Yes, In My Back Yard
Lately around here it's been nearly hot enough to be summer, just in time for that slide into fall that begins next month. Rain has been so frequent this year that the grass is still lush, instead of the water-conserving brown it should be. Basic lawn maintenance season has been extended.
Around midnight last night, the wind whipped up and rain followed. I was falling asleep about then, so it wasn't until I woke up in the morning that I noticed three large, branching pieces of tree lying in the back yard, plus a lot of twigs. From the look of the branches, a gust ripped them right off the trunk from fairly high up. Fortunately they dropped to a spot occupied only by grass, even missing our tripod grill. Any human or animal underneath would have taken a serious hit, or more likely, any part of my roof underneath would now have a serious hole in it, a problem I do not need.
For a while now, I've thought of our back yard tree as a honey locust, because of an identification sign I once saw on a tree in a park. I thought that tree looked like the one I have. But since then I've read about honey locusts, and some of the defining characteristics of that species, like seed pods, seem to be missing from my tree.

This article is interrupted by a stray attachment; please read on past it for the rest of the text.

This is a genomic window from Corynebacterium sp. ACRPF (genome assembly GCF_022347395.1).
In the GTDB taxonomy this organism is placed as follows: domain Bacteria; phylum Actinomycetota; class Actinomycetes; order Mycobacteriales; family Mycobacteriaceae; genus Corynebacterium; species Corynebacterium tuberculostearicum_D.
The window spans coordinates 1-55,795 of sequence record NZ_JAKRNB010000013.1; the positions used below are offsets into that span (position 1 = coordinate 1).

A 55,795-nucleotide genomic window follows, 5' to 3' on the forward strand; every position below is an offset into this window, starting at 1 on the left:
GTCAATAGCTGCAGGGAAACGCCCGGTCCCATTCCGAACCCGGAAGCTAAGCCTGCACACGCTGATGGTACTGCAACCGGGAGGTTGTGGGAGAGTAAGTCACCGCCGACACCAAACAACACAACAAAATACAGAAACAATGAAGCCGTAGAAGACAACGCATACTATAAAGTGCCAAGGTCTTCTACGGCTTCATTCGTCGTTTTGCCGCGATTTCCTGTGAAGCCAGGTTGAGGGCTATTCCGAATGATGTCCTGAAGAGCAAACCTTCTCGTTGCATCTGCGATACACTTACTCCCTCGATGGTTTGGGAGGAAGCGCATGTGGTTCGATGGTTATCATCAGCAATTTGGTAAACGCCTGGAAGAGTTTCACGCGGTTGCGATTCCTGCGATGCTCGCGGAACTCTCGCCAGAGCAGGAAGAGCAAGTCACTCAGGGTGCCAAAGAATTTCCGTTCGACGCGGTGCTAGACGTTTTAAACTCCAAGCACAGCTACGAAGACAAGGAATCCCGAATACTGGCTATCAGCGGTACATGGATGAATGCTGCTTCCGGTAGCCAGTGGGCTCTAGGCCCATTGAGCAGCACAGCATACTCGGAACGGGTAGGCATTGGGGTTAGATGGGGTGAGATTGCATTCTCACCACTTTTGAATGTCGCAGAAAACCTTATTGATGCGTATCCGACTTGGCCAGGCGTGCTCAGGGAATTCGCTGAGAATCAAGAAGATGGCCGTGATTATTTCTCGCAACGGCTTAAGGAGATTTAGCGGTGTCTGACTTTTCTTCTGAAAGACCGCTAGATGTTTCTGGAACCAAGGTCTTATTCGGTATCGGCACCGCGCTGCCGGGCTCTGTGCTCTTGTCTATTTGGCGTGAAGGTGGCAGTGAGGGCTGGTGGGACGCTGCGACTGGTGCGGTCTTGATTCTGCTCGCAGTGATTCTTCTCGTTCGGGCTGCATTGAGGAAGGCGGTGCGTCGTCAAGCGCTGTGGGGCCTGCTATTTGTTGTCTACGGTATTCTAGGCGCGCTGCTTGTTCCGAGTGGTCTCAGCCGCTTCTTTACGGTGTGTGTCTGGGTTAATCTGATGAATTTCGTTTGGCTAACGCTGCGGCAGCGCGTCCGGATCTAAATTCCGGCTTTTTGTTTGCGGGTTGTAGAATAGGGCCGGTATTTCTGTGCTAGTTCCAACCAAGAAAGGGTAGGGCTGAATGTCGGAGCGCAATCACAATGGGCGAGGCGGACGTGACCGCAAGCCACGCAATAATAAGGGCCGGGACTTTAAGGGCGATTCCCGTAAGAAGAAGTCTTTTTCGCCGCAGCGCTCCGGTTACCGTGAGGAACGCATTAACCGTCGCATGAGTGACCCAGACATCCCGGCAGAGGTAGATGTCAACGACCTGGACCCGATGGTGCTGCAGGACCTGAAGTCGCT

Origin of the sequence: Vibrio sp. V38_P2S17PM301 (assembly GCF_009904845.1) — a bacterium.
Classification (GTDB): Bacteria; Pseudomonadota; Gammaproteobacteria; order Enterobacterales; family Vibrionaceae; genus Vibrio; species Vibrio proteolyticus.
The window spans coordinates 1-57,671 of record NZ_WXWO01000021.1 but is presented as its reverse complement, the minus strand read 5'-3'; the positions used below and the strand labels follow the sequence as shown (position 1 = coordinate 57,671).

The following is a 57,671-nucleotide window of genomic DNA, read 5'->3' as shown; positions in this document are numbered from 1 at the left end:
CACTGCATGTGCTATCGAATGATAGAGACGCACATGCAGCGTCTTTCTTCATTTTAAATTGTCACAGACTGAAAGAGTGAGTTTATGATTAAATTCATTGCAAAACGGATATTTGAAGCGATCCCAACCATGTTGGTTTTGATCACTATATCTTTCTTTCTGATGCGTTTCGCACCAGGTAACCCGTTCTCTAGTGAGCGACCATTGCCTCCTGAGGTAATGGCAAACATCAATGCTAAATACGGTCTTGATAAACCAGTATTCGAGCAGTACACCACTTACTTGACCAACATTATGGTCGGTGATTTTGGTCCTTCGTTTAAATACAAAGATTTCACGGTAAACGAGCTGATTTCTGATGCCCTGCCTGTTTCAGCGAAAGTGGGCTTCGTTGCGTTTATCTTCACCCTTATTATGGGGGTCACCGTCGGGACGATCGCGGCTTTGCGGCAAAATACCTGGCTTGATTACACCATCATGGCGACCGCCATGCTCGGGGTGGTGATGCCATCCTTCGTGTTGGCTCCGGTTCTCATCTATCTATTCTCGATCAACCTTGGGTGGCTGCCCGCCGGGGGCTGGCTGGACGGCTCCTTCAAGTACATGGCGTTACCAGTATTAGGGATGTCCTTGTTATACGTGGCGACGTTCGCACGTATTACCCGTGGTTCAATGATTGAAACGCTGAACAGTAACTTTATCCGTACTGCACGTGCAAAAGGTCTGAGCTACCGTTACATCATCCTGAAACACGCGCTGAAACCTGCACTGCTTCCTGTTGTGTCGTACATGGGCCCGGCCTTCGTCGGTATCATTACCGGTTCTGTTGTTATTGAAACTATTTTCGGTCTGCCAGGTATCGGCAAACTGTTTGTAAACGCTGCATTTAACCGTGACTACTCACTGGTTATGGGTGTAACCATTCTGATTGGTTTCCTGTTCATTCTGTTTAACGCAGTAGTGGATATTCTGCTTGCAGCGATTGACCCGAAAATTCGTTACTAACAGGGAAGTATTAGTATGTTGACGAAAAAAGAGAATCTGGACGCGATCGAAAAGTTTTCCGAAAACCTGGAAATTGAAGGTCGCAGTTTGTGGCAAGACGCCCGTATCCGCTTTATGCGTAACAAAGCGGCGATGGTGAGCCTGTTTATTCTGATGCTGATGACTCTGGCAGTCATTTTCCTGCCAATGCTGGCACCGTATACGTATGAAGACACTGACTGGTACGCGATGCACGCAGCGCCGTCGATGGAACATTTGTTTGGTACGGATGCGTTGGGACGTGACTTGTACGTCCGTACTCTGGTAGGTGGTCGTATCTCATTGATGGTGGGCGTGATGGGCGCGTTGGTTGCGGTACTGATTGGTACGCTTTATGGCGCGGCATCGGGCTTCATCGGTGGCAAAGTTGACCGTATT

So I don't know just what kind of tree it is, only that it's slow to green up in the spring, late to colorize in the fall. This year, in fact, when I left for Texas in early June, the leaves weren't very well developed at all. When I came back in late June there had been some growth, but it was still a green fuzz. I worried that I might have a sick or dying tree on my hands (so to speak), another problem I don't need. About two weeks ago, however, the leaves grew vigorously, turning the tree as green as I've ever seen it.
Some of that greenery came to earth last night, but not enough to harm the tree. I think. As soon as the wood dries out, at least, we'll have a new supply for making fire in the grill.